That CEO I mentioned at the beginning of this article who asked me about his narrative, expected a conversation about the company’s marketing campaign, which was top of mind for him. They are currently investing millions of dollars in telling their story to customers and Wall Street. And, they have a lot of questions about whether they are telling the story right, engaging the best influencers, and using the correct channels. But, after discussing the different categories of narratives, he realized he needed to think more broadly.
Could he tell a story that connects his business to something larger? Could he explain how the first $100 million in revenue was just a start, and show how the next $250 million will come faster and more easily? Could the story’s protagonist be society rather than just the investors? Could the story be uplifting yet realistic?
Getting Narratives to Work
All of these narratives – regardless of who controls them – work together to drive a business forward…or not. To get them to work for you, consider these three concepts:
- Awareness — For each narrative category, you need to assess what the full range of stories, or limiting beliefs, are, how strongly they are held, and how they impact your business goals. Treat the narratives not as stories that need to be verified as true or false, but as analytic units that should be measured and managed.
- Alignment — Once you have awareness of all of the narratives in their corresponding categories, you can align them. Your macro narrative should be inspiring, timeless, and supported by the strategic narrative. Because you control these two, you have a lot of choice in how they are expressed. These narratives need to reflect and reinforce the dominant positive cultural and personal leadership narratives, as well as your stakeholder’s implicit contextual narratives, which represent the stories the marketplace holds about your organization. When all of these narrative types are aligned, your communications will be authentic, resonant, and therefore move your business goals forward.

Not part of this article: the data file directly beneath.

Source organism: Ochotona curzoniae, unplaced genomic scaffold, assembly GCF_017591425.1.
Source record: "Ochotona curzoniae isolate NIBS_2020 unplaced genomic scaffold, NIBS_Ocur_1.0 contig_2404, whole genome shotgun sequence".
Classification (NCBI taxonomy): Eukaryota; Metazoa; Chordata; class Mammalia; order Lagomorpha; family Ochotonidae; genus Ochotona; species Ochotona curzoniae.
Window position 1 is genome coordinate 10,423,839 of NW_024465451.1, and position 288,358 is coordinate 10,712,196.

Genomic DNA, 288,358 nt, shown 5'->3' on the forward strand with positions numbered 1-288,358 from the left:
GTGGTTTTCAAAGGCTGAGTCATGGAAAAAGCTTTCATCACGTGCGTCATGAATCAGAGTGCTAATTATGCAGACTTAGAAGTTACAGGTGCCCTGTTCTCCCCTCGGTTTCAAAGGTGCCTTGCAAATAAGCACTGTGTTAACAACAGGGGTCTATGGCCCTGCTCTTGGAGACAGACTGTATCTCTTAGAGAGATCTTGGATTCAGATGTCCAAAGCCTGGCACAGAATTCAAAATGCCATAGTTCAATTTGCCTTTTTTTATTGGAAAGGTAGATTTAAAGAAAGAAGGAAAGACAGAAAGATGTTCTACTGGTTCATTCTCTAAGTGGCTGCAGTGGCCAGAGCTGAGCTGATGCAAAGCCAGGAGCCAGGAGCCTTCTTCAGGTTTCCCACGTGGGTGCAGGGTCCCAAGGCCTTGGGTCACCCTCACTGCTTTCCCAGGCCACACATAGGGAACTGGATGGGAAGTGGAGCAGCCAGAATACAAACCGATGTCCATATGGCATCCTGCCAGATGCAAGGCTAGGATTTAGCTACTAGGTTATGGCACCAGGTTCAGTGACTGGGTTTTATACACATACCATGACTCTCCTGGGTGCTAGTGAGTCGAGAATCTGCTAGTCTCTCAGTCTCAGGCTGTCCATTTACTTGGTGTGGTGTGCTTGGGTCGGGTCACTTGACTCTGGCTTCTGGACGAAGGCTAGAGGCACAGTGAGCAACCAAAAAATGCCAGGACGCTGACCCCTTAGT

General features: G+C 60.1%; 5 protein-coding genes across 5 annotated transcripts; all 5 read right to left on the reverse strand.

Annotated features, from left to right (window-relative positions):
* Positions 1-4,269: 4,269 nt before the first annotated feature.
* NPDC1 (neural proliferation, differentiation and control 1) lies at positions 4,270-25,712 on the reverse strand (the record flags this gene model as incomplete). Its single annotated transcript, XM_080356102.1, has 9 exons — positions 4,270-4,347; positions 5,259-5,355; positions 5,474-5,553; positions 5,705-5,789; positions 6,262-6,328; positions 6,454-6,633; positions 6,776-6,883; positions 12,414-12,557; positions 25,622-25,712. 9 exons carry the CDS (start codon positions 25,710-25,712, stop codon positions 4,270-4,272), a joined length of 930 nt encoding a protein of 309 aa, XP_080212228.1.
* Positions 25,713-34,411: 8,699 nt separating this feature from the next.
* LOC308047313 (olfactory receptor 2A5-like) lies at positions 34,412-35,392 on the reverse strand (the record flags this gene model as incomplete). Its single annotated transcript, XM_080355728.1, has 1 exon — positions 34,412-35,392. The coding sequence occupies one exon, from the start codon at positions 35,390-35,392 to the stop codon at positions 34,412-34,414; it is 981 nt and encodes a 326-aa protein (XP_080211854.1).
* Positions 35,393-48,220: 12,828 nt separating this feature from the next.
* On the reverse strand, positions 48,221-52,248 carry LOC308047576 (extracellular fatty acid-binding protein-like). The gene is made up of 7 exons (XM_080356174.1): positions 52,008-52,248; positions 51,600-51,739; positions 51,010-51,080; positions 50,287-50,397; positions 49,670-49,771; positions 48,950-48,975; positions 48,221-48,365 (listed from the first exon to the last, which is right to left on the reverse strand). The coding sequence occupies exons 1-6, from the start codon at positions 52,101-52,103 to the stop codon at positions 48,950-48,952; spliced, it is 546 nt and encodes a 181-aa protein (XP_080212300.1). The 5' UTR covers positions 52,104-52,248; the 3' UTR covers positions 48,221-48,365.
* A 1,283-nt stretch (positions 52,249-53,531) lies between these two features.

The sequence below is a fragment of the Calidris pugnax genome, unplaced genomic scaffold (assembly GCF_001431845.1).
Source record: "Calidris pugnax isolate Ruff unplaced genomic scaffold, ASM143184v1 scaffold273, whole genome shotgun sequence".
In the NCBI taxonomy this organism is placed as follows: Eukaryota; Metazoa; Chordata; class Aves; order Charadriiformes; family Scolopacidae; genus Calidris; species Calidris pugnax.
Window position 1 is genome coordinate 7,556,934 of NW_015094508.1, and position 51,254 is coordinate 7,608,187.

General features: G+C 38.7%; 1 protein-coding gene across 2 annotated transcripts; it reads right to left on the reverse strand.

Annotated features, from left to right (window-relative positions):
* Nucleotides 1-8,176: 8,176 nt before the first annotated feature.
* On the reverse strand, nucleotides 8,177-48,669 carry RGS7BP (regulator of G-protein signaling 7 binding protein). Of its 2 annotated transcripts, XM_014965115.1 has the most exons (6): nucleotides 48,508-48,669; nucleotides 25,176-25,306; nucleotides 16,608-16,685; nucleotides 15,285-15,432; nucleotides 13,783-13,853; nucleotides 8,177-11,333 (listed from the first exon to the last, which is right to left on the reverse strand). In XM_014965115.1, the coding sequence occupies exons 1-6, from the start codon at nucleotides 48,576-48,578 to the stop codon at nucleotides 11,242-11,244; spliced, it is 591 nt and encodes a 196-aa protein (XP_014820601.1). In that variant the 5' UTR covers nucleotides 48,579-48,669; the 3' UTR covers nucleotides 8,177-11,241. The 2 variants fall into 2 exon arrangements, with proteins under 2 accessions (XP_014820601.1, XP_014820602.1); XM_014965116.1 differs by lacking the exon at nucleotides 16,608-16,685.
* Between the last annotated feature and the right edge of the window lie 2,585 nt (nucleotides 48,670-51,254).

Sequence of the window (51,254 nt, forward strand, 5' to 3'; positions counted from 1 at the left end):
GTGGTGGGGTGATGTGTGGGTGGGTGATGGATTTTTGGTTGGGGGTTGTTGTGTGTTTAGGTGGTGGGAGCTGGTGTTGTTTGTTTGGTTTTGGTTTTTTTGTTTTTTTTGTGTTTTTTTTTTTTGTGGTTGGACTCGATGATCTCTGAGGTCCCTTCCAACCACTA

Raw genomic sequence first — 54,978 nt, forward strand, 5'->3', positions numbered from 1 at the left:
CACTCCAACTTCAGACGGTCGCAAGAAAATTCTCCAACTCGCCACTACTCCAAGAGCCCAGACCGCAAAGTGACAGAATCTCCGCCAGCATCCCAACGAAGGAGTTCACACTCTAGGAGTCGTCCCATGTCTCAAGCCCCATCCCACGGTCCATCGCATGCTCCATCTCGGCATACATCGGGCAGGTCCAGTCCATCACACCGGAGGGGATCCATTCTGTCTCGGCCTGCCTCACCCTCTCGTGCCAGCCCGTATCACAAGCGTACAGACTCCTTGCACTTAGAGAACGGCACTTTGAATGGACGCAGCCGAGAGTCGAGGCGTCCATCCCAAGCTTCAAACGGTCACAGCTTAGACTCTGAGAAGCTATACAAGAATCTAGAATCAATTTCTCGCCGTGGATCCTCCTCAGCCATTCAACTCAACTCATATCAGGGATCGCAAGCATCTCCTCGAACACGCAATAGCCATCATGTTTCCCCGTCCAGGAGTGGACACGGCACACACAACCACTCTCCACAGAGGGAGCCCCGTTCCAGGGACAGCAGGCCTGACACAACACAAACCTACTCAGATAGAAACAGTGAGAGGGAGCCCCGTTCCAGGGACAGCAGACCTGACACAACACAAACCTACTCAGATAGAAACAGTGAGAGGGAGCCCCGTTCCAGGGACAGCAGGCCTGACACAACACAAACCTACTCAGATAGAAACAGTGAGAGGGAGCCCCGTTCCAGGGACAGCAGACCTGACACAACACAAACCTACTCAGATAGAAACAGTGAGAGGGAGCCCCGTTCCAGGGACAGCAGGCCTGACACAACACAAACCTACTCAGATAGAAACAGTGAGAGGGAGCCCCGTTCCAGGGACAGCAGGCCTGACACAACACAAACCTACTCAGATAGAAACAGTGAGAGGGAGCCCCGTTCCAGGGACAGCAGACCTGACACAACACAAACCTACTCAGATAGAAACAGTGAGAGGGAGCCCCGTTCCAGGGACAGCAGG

- Action — The best way to get a narrative to stick is by modeling it. The famous Chinese proverb gets it right, “Talk doesn’t cook rice.” Once you establish your narratives, find as many ways as you can to reinforce them and prove to the world that they are true. Patagonia’s strategic narrative is rooted in delivering high quality products, supporting environmental advocacy, and not causing harm. And they live the narrative not only through their communications, but by supporting over 1,000 grass roots environmental organizations, awarding over $90 million to those causes, rejecting mass consumerism (for example, by standing against Black Friday), and supporting fair trade and transparent supply chains.
In today’s “instant access to information” environment, your stakeholders are bombarded with stories that shape their behavior. Some of these are communicated directly by your organization – others are not in your immediate control. By understanding the full range of narratives in each of these categories, you can develop a comprehensive narrative strategy to get this incredibly powerful force to work for you. Even narratives that seem out of your control can be influenced with greater understanding, alignment, and action.Back to TriumIQ